Obama to keep Mueller at FBI for 'continuity,' as other security chiefs shift

President Obama will seek to extend Robert Mueller's tenure as FBI director for two more years. His decision comes amid changes at the top of the CIA and Defense Department.

Gerald Herbert/AP/File
In this April 28, 2009 file photo, President Obama meets with FBI Director Robert Mueller at FBI headquarters in Washington. Obama on Thursday asked Congress to allow Mueller to remain in his job an extra two years.

Citing ongoing threats and the need for continuity in his national security team, President Obama on Thursday asked Congress to consider granting a two-year extension of FBI Director Robert Mueller’s 10-year term to allow him to serve in that capacity until September 2013.

“Given ongoing threats facing the United States, as well as the leadership transitions at other agencies like the Defense Department and Central Intelligence Agency, I believe continuity and stability at the FBI is critical at this time,” the president said in a written statement.

He said Mr. Mueller had “set the gold standard” for leadership at the Federal Bureau of Investigation.

Attorney General Eric Holder said the extension – if approved by Congress – would permit the president’s counterterrorism team to “continue to work together seamlessly.”

“The United States faces ongoing threats from terrorists intent on attacking us both at home and abroad, and it is crucial that the FBI have sustained, strong leadership to confront the threat,” Mr. Holder said. “There is no better person for that job than Bob Mueller.”

The Obama administration had been preparing to name a replacement for Mueller, whose term ends in September. But it is unclear how far along that process had gotten.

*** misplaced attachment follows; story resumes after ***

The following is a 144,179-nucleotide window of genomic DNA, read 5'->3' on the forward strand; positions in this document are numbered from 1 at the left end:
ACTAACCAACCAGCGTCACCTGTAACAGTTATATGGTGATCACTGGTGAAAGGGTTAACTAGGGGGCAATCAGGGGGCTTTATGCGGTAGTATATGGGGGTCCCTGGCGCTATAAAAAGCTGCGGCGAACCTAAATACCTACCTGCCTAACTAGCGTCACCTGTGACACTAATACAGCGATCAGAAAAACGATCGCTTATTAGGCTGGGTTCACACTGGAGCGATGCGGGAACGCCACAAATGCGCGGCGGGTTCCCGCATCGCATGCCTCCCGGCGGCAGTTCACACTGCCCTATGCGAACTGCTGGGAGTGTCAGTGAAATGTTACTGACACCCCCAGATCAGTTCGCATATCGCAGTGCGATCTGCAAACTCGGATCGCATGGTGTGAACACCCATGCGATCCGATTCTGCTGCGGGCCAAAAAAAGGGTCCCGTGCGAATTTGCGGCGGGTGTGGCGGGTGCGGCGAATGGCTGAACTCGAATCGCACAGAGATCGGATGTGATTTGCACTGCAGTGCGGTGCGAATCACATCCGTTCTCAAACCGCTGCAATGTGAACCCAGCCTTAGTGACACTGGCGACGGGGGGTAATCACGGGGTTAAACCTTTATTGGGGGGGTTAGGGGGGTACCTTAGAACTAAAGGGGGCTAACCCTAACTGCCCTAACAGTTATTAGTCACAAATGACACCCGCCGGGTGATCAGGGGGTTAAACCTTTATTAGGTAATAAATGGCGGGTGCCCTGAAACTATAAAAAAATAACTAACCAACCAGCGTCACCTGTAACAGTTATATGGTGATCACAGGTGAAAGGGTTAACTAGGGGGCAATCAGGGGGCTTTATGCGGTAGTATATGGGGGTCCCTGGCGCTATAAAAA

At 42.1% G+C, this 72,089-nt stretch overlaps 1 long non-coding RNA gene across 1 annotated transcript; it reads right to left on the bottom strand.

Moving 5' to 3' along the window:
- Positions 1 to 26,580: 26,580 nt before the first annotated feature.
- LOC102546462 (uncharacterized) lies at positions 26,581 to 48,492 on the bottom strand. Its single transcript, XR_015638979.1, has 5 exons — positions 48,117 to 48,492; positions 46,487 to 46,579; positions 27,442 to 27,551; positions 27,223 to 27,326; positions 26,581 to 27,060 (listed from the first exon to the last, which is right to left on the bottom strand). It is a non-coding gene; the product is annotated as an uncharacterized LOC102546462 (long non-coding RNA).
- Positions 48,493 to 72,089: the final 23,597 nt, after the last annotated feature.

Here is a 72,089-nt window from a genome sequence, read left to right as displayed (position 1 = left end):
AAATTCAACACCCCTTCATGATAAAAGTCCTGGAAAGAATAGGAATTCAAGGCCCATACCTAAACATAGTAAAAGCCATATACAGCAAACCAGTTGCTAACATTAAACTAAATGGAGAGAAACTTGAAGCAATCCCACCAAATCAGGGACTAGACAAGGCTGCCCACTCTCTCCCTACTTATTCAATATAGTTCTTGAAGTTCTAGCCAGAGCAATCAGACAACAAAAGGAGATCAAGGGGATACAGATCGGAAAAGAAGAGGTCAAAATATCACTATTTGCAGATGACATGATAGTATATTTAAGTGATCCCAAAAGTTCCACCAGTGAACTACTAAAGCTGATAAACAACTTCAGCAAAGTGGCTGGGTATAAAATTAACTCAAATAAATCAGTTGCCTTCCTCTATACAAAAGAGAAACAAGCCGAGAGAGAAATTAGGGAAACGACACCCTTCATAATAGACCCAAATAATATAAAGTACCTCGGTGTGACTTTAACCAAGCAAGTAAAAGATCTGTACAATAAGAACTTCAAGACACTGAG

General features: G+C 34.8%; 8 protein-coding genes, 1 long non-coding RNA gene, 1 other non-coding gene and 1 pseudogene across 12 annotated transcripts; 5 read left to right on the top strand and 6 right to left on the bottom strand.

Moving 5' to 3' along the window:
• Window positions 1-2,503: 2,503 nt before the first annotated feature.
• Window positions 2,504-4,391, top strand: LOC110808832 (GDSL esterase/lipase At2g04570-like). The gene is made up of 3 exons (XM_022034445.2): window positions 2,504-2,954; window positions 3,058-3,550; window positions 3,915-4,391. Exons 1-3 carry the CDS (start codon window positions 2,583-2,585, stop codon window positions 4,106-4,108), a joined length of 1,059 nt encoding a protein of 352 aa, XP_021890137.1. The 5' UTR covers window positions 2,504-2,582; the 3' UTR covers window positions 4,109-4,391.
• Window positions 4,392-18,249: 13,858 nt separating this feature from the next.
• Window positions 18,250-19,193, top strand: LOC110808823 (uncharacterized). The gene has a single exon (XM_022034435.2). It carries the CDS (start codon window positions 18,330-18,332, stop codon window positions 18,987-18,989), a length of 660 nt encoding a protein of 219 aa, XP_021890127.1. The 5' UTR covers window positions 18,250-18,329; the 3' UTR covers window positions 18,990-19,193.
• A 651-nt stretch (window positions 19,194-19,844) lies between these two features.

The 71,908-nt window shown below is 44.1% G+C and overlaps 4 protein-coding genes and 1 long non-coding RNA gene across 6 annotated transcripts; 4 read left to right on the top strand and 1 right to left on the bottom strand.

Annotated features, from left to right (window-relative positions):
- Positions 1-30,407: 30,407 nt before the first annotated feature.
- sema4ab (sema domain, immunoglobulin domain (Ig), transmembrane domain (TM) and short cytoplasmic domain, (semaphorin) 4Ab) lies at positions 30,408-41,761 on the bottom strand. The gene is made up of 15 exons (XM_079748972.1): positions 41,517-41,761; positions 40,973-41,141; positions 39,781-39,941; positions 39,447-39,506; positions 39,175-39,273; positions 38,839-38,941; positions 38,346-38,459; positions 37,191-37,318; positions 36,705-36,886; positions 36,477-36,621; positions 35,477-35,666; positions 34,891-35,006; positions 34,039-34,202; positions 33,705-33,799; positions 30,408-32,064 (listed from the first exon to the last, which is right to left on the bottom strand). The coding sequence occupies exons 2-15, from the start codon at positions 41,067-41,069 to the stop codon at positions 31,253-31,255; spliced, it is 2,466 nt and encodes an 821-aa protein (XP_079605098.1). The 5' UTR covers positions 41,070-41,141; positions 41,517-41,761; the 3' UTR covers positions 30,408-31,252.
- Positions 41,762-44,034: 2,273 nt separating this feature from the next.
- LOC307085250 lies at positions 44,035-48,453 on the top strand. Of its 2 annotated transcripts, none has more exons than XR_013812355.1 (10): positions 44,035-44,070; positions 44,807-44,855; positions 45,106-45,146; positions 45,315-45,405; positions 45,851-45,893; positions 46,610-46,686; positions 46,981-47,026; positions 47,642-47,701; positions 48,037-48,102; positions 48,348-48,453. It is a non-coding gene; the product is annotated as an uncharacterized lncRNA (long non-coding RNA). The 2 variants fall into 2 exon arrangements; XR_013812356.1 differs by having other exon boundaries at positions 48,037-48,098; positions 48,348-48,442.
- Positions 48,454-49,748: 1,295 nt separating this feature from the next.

In the meantime, the White House decided to reorganize other major components of its national security team. CIA Director Leon Panetta will become defense secretary and Gen. David Petraeus, who served as US commander in Iraq and Afghanistan, will replace Mr. Panetta as director of central intelligence.

Initial reaction from Congress to the proposed Mueller extension appears favorable.

Sen. Charles Grassley of Iowa, the ranking Republican on the Senate Judiciary Committee, said the Mueller extension would be a “somewhat risky precedent to set.”

The FBI director has been limited to a single 10-year term since the death of J. Edgar Hoover in 1972. Mr. Hoover had been the bureau’s first and only director since its founding in the 1930s. Congress approved the term limit as a safeguard against political involvement in investigations and to foster more accountability.

“There’s no question that Director Mueller has proven his ability to run the FBI. And, we live in extraordinary times,” Senator Grassley said. “So, I’m open to the president’s idea.”

But, he added, he’d need to know more about the president’s plan to ensure it wouldn’t undermine the purpose of the term limit.

Mueller is the nation’s sixth FBI director. He was appointed by President George W. Bush and sworn in on Sept. 4, 2001.

“Bob transformed the FBI after September 11, 2001 into a pre-eminent counterterrorism agency, he has shown extraordinary leadership and effectiveness at protecting our country every day since,” Mr. Obama said.

“I am grateful for his leadership, and ask Democrats and Republicans in Congress to join together in extending that leadership for the sake of our nation’s safety and security,” he said.

Prior to becoming FBI director, Mueller was the US attorney in San Francisco, where he had been a federal prosecutor for 12 years. He is also a decorated Marine Corps veteran, having served as an officer for three years leading a rifle platoon in Vietnam. He was awarded the Bronze Star, a Purple Heart, and other medals.

He is a graduate of Princeton University, and holds a master's degree in international relations from New York University and a law degree from the University of Virginia Law School.

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